Beer and breweries by region
This is a list of articles and categories dealing with beer and breweries by region: the breweries and beers in various regions. Beer is the world's most widely consumed alcoholic drink, and is the third-most popular drink overall, after water and tea. It is thought by some to be the oldest fermented drink. A brewery is a dedicated building for the making of beer, though beer can be made at home, and has been for much of beer's history. A company that makes beer is called either a brewery or a brewing company. The diversity of size in breweries is matched by the diversity of processes, degrees of automation, and kinds of beer produced in breweries. A brewery is typically divided into distinct sections, with each section reserved for one part of the brewing process.
Beer has been brewed by Armenians since ancient times. One of the first confirmed written evidences of ancient beer production is Xenophon's reference to "wine made from barley" in one of the ancient Armenia villages, as described in his 5th century B.C. work Anabasis: "There were stores within of wheat and barley and vegetables, and wine made from barley in great big bowls; the grains of barley malt lay floating in the drink up to the lip of the vessel, and reeds lay in them, some longer, some shorter, without joints; when you were thirsty you must take one of these into your mouth, and suck. The drink without admixture of water was very strong, and of a delicious flavour to certain palates, but the taste must be acquired."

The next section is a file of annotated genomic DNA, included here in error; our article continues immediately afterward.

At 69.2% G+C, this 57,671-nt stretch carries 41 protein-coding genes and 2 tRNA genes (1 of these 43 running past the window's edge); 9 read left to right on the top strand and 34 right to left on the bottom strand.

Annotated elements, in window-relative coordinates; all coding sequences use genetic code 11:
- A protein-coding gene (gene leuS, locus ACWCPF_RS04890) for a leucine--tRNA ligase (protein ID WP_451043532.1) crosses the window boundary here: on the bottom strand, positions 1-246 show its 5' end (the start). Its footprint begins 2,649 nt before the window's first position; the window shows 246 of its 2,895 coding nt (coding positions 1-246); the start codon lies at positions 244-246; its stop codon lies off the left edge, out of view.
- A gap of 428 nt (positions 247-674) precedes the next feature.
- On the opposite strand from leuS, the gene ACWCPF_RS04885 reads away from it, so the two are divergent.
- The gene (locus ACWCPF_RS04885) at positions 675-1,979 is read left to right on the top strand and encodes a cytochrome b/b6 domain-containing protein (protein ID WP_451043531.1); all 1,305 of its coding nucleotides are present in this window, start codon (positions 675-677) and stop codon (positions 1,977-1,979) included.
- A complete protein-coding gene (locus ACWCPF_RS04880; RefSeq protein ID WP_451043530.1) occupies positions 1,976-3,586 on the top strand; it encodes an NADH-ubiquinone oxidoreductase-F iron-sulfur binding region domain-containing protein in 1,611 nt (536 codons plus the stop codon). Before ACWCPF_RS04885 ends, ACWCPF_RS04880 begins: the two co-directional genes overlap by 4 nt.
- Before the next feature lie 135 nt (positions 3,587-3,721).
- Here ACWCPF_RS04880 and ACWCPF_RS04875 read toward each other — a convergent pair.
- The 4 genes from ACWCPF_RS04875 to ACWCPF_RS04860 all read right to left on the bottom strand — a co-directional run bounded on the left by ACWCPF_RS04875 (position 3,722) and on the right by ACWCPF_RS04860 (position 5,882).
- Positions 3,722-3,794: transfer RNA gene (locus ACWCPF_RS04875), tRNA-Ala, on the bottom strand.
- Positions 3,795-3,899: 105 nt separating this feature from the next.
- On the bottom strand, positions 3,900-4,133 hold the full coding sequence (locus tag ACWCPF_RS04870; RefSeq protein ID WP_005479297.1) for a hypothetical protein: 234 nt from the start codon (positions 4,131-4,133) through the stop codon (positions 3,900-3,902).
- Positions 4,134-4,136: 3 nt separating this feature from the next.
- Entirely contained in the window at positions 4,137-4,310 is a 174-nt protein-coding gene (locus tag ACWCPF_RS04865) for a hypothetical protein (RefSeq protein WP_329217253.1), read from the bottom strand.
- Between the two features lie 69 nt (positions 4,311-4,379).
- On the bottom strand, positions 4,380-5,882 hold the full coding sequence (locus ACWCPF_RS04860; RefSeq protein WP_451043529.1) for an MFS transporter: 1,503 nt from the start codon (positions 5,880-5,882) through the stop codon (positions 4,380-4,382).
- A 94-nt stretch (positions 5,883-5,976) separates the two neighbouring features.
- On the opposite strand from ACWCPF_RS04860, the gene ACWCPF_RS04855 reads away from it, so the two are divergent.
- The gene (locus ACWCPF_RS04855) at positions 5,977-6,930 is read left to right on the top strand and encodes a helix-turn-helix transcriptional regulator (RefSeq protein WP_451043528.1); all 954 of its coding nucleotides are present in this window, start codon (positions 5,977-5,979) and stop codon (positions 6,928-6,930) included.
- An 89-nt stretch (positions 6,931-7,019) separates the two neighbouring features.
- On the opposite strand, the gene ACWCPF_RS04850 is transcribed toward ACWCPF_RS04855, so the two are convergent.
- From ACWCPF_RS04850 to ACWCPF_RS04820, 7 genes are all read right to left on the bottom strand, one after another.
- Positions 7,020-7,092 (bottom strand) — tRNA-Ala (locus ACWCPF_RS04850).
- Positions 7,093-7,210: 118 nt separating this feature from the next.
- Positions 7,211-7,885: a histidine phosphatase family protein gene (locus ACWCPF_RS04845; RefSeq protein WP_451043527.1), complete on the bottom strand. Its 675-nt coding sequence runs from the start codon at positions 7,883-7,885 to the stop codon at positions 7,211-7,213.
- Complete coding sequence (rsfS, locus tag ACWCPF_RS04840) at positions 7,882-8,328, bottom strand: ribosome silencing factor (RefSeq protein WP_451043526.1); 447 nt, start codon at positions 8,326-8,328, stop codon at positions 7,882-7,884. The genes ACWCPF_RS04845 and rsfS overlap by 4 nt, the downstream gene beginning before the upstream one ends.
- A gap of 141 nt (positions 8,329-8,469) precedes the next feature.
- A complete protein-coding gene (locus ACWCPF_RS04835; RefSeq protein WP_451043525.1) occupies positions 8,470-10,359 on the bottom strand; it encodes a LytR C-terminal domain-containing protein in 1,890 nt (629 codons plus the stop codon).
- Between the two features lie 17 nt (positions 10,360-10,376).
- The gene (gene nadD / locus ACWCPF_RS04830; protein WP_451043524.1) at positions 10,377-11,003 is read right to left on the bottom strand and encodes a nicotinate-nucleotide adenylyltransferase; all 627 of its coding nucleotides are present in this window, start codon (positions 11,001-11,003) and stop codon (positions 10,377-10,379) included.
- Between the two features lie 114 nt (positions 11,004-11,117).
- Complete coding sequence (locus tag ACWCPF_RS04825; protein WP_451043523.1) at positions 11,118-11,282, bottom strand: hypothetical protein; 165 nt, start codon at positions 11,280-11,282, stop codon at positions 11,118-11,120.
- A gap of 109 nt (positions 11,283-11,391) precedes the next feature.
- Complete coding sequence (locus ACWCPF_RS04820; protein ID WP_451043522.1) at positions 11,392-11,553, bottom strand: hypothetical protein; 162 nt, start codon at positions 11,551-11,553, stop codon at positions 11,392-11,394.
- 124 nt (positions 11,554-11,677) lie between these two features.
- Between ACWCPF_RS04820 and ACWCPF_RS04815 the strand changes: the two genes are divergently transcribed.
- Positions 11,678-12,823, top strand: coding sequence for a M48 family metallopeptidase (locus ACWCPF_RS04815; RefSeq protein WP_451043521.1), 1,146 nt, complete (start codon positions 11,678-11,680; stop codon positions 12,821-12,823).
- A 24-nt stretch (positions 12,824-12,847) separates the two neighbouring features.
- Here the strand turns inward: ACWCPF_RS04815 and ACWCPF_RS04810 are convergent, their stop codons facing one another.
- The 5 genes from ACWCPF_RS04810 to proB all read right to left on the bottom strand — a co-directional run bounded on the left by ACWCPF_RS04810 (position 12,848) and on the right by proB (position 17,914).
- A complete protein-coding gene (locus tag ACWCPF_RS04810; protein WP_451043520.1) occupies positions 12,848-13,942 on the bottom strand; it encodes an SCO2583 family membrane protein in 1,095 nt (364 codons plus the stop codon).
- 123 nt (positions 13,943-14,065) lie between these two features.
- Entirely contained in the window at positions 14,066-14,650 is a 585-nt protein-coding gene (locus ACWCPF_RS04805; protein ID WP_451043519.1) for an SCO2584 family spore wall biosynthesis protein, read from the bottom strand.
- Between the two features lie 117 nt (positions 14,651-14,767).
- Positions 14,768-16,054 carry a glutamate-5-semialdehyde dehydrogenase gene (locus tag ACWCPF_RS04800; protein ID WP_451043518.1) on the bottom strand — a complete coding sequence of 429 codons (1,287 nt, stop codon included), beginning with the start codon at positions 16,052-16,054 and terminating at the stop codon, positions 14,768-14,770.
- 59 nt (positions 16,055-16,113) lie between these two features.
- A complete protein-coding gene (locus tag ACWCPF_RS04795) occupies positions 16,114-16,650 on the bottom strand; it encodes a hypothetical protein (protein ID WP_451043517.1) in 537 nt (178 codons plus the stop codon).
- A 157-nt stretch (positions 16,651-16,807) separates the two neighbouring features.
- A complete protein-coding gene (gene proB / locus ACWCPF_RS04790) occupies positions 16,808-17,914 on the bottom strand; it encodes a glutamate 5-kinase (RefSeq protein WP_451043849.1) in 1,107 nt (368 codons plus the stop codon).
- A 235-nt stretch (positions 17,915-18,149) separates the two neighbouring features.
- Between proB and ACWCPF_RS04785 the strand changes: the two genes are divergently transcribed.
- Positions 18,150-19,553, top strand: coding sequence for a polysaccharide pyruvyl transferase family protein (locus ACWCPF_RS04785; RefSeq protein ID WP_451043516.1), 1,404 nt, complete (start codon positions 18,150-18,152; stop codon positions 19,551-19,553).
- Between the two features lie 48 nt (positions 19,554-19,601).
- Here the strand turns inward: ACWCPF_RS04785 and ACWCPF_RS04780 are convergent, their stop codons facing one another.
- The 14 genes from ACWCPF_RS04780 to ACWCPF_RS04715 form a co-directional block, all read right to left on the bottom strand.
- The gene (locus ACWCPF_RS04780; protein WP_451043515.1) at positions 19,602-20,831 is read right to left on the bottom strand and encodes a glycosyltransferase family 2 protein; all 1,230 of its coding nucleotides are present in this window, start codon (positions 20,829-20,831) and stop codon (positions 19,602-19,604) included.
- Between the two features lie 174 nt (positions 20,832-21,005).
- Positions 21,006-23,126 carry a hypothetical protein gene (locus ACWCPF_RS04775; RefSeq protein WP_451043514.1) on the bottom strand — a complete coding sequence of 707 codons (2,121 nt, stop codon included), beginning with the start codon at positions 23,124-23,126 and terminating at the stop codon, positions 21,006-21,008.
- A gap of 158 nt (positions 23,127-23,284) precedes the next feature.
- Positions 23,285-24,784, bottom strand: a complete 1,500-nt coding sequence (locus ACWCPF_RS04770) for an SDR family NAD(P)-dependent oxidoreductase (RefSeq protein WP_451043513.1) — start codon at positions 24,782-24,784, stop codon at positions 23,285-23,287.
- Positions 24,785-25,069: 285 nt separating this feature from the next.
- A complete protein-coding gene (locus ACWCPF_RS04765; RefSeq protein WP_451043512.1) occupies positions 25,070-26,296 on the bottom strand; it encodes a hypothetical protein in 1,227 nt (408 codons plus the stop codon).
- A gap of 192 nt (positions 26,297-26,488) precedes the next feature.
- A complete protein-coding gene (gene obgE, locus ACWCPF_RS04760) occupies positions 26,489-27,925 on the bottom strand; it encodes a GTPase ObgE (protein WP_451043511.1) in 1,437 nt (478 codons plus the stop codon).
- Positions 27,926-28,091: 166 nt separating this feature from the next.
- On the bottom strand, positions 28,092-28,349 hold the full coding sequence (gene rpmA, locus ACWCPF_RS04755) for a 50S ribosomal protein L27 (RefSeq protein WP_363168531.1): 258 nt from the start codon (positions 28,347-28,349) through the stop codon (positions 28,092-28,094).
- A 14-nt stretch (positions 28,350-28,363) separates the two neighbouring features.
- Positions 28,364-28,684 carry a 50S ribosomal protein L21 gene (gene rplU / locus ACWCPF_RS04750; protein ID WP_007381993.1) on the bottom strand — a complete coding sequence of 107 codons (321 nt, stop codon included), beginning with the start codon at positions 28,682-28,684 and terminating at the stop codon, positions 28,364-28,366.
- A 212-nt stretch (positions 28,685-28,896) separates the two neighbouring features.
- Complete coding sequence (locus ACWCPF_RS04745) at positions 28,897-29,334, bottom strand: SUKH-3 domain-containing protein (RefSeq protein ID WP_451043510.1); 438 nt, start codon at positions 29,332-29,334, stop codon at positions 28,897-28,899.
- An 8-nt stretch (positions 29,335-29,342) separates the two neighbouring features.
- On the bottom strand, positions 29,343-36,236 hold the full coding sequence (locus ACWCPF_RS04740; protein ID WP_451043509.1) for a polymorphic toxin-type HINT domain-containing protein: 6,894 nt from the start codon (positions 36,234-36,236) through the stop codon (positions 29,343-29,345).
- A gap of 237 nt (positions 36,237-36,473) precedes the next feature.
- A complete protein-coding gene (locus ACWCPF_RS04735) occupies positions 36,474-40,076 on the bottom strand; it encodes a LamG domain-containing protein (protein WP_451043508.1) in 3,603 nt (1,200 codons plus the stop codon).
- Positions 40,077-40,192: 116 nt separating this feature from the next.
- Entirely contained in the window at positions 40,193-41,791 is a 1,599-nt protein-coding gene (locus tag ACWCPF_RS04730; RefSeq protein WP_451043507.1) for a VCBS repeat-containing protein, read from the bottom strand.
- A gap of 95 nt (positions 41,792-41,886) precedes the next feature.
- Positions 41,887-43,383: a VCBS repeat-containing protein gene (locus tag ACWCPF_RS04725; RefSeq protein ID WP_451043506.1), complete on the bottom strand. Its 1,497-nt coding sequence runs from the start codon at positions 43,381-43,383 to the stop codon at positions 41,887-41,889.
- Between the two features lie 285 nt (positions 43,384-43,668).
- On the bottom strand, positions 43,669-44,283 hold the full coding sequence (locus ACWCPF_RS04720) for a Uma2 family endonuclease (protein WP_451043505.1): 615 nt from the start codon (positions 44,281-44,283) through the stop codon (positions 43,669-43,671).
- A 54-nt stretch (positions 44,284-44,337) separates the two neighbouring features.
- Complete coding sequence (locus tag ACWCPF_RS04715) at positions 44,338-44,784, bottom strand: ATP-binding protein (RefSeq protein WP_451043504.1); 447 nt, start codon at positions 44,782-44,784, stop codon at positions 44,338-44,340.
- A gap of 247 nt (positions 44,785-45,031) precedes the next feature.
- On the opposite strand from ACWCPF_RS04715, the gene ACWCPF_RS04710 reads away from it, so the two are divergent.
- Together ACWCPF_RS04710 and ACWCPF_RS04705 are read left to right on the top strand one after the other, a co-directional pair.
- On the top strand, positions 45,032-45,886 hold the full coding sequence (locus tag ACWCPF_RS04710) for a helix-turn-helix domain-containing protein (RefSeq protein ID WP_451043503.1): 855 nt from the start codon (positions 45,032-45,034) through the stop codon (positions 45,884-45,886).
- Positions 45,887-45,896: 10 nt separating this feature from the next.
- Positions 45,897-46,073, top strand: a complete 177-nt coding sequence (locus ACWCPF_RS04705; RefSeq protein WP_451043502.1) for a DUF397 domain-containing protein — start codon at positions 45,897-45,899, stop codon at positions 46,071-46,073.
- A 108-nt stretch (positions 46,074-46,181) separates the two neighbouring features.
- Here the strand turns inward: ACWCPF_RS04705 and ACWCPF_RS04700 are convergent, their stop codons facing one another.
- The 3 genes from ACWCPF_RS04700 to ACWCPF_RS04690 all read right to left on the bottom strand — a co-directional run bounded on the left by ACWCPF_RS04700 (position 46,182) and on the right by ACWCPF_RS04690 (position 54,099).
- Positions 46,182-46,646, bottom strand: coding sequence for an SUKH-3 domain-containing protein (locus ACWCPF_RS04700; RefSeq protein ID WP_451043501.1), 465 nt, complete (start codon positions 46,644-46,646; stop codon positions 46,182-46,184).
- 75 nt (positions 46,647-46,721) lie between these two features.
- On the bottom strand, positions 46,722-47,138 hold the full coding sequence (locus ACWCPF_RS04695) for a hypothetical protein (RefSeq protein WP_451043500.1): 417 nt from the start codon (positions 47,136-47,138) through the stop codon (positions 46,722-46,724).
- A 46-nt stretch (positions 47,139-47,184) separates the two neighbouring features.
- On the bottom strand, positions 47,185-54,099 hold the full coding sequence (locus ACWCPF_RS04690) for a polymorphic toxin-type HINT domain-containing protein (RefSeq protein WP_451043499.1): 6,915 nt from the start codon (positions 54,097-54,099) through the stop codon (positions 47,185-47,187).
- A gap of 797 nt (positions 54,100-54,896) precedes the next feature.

Currently there are six local brewing companies throughout the country producing a variety of beer types:
- Beer of Yerevan Brewery in Yerevan: around 15 types of beer are served by the brewery, mainly under the brand Kilikia (named after a historic Armenian kingdom at the Mediterranean coast) as well as some other brands.
- Gyumri Beer Brewery in Gyumri: the company produces a variety of lager beer under 3 brands: Gyumri, Aleksandrapol and Ararat.
- Kotayk Brewery in Abovyan: a variety of lager beer under the brand Kotayk (named after the Armenian Kotayk Province), as well as Erebuni and Urartu.
- Lihnitis Sevan Brewery in Sevan: the company produces the Kellers beer.
- Hayasy Group in Voskevaz village, Aragatsotn Province: currently producing under the brand Hayasy.
- Dilijan Brewery in Dilijan: producing under the brand Dilijan.
In addition to brewing factories, the country is also home to 8 microbreweries/brewpubs, that produce and serve draught/unfiltered beer in Armenia.